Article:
Spike Jonze's adaptation of Maurice Sendak's 1963 kids fantasy
- WHERE THE WILD THINGS ARE
A 9-year-old boy named Max lives with his sister and their divorced mother. After a family row, Max runs away and finds himself in the land of the Wild Things. Despite being giant, scary beasts, they adopt Max as their king. Let the wild rumpus begin!
DIRECTED BY Spike Jonze
STARRING Max Records, James Gandolfini, Catherine Keener
Spike Jonze is the former video director who, for his first movie, was called upon to make sense of Charlie Kaufman‘s mindblowing screenplay for Being John Malkovich, where a puppeteer discovered a dimensional portal in a movie star’s head.
He worked with Kaufman again on the equally dazzling Adaptation – about a screenwriter’s struggles to adapt a best-seller. With both these films, Jonze and Kaufman found themselves duly celebrated as pioneers of a new wave of postmodern, meta-everything cinema.
But, for his new film, Jonze has collaborated with lit-hipster Dave Eggars, the author of A Heartbreaking Work of Staggering Genius – a novel that shared many of the witty, self-conscious, postmodern quirks of Kaufman’s screenplays. You could be forgiven then, for imagining that together these two would gleefully concoct some kind of previously unmatched down-the-rabbit-hole lunacy.
But, in fact, nothing could be further than truth. They’ve chosen, instead, to adapt a 10-page children’s book, Where The Wild Things Are, by author Maurice Sendak. Published in 1963, it’s the story of a small boy called Max who, in his imagination, travels to a distant land inhabited by ferocious monsters – the Wild Things – and he becomes their king.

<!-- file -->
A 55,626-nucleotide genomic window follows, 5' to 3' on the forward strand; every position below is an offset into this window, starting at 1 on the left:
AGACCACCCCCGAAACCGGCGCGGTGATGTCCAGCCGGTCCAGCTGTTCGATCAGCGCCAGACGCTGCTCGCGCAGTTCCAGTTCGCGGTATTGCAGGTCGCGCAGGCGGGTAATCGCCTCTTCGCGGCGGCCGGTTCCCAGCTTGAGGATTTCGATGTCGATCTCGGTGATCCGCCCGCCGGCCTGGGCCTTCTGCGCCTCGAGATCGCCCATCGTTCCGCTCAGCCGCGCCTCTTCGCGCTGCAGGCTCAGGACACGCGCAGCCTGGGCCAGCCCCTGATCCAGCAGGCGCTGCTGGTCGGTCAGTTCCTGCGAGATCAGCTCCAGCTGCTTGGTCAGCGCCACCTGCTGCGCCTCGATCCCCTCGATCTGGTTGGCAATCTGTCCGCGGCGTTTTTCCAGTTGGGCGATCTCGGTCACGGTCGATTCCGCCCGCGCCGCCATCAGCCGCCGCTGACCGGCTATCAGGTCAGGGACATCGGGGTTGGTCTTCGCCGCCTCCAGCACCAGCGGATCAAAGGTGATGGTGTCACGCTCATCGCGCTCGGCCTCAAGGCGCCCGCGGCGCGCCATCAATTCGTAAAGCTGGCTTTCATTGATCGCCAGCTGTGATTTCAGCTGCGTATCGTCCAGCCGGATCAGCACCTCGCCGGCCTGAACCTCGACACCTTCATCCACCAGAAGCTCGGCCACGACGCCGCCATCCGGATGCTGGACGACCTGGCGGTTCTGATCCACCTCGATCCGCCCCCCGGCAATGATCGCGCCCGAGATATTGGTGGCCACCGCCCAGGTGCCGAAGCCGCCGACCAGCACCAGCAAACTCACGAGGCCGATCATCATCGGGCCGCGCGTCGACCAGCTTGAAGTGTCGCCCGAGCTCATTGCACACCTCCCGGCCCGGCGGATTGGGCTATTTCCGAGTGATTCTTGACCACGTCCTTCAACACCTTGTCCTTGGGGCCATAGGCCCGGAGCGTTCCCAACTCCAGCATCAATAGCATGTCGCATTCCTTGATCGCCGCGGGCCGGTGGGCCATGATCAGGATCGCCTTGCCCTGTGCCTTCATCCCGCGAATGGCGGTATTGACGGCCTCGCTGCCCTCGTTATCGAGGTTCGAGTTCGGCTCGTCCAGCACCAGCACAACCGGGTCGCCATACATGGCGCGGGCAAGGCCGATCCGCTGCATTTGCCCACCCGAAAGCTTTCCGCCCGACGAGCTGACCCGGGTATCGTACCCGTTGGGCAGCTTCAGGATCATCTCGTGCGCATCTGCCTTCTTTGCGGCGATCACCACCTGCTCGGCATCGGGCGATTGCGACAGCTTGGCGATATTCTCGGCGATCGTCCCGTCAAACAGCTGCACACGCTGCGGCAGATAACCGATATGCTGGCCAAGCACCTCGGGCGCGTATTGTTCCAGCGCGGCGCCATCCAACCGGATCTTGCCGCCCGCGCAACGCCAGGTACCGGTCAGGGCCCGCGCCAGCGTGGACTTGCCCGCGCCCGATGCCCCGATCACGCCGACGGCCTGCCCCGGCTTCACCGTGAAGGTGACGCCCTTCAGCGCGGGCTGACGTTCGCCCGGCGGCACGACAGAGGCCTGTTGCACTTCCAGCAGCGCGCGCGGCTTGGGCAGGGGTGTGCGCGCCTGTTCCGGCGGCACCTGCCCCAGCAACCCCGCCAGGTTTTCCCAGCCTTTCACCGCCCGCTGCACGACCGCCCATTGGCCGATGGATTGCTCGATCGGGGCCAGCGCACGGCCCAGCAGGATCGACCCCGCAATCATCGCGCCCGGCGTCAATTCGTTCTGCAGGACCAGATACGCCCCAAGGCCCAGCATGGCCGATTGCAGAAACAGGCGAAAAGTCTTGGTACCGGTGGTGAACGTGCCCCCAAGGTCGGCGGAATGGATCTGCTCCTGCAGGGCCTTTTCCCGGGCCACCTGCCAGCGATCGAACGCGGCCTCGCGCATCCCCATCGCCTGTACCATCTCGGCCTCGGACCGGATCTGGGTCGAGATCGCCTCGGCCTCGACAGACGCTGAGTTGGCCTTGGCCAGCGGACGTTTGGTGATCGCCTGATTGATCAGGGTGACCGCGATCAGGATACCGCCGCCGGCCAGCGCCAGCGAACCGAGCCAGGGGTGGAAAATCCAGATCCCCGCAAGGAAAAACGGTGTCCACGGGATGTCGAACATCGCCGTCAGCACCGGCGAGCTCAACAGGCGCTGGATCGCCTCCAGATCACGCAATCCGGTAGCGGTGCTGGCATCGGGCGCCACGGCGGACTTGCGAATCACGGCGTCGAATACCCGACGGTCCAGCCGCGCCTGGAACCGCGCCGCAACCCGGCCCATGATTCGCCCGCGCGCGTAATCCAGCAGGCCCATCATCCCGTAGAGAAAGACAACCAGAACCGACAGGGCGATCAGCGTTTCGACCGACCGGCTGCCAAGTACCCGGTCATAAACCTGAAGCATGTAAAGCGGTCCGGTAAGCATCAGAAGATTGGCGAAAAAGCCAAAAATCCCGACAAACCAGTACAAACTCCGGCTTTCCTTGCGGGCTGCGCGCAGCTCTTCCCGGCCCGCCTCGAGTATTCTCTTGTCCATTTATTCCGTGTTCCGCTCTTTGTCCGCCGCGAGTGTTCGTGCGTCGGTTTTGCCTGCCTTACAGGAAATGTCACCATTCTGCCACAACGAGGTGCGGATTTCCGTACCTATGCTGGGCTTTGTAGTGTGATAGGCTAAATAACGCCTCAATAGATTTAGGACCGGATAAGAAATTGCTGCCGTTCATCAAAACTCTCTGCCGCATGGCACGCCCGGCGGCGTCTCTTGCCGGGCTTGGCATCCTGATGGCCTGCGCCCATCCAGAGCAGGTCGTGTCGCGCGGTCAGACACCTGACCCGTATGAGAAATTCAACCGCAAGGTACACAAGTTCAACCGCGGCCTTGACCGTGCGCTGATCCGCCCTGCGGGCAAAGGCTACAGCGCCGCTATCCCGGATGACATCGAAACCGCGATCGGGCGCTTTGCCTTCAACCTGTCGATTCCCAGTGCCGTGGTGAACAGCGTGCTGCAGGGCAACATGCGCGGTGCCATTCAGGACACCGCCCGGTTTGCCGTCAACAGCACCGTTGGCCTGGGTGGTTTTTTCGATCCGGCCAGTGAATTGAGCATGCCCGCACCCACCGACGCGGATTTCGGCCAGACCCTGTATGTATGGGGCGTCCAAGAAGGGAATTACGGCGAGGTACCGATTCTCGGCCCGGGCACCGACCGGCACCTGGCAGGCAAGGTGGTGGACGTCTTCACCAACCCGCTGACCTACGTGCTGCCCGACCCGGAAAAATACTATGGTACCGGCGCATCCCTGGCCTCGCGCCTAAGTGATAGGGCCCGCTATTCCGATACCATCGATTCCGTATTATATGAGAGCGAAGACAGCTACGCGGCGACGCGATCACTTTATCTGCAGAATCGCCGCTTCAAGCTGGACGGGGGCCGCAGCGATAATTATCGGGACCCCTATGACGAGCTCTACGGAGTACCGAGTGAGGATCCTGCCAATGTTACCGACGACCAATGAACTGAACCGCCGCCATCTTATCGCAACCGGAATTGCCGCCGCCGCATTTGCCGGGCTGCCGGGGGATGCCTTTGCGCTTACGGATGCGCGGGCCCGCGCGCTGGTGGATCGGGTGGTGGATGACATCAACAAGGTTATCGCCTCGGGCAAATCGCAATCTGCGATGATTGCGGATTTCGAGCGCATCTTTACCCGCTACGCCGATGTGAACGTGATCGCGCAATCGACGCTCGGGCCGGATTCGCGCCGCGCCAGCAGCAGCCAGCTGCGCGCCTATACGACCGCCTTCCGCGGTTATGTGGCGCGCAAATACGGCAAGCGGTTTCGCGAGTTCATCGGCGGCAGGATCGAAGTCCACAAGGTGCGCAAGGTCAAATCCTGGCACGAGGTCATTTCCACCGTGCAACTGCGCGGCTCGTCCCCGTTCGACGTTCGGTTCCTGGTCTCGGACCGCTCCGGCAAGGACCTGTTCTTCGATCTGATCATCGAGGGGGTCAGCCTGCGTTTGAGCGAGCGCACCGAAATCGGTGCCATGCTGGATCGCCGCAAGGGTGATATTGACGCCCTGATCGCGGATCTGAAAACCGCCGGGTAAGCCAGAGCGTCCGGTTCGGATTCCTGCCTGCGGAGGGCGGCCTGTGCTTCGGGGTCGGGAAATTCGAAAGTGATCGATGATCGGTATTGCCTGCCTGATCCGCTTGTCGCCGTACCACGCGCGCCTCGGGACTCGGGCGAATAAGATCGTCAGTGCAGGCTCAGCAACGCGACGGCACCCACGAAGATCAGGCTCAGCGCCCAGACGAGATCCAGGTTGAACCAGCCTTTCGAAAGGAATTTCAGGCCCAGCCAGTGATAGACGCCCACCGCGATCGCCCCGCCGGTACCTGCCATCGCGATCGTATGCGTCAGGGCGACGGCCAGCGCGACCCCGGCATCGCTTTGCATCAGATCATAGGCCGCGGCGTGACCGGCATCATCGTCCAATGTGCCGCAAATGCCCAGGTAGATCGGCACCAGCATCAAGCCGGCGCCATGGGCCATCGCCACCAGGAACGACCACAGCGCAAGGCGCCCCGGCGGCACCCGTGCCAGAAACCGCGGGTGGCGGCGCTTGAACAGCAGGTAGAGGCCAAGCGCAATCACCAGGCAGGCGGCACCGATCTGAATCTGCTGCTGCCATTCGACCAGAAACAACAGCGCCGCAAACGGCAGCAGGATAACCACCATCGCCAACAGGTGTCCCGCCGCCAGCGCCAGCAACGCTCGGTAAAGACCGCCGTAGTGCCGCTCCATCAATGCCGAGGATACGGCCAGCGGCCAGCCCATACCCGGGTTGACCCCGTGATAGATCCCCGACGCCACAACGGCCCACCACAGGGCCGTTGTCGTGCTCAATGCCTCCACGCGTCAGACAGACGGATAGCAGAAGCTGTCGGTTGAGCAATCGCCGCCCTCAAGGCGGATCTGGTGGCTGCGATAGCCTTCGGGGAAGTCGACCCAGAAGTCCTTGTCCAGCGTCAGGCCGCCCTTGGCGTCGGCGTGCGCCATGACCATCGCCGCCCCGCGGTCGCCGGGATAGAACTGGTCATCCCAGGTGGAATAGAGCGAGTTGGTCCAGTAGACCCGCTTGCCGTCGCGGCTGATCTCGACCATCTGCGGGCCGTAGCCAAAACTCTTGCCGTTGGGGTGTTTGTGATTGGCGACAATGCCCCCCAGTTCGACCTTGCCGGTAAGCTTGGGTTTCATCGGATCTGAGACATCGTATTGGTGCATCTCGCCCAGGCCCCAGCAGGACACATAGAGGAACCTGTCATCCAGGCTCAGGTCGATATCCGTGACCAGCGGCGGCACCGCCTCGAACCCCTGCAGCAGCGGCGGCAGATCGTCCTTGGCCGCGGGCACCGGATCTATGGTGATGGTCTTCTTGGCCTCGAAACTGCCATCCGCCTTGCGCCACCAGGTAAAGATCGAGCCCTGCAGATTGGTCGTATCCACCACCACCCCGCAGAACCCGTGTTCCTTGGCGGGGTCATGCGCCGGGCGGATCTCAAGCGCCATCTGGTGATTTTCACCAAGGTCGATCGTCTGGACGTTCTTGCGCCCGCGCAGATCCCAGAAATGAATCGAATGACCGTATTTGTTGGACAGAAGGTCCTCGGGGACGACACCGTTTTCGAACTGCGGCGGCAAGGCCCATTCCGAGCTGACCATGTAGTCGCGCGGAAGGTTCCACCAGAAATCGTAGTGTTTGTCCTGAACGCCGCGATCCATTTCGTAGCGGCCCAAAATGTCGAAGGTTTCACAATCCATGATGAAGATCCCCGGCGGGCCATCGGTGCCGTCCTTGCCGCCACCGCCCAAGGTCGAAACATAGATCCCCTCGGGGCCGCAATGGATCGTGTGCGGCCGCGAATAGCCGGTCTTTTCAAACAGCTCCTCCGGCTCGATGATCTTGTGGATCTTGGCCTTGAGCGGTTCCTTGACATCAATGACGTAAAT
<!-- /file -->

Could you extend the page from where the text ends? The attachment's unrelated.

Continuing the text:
But as strange as the idea of Spike Jonze adapting a children’s book might seem, you can certainly see links to his other work – particularly the phantasmagorical cinematic universes of …Malkovich and Adaptation, his creation of other worlds and alternative realities. (Indeed, this isn’t Jonze’s first attempt to film a children’s book. In 1995, four years before he made …Malkovitch, Jonze was attached to direct a live action version of Harold And The Purple Crayon, about a boy who lives in a world of his own imagining; whatever he draws becomes his reality. You could perhaps argue that Jonze himself is Harold – a filmmaker who’s had the relative luxury of being able to fully explore his creativity without interference.)
By necessity, Jonze and Eggers have considerably expanded Sendak’s story. In their version, Max (the brilliantly named Max Records) is a 9-year-old boy who’s home life is chaotic – his parents are divorced and his elder sister has abandoned him for more adolescent preoccupations. Max feels neglected.
In a framing device at the start of the film, we see him dressed in a wolf suit, chasing the family dog with a fork around the house. He trashes his sister’s room as revenge after a snowball fight gets out of hand. He disrupts a family dinner at which his mother’s boyfriend is the guest. A row erupts, during which Max bites his mother (Catherine Keener), and runs off into the night. Fighting his way through waste ground at the end of his road, he finds himself unexpectedly at the coast where a boat awaits. It’s then he sets sail for the island of the Wild Things and his adventures begin.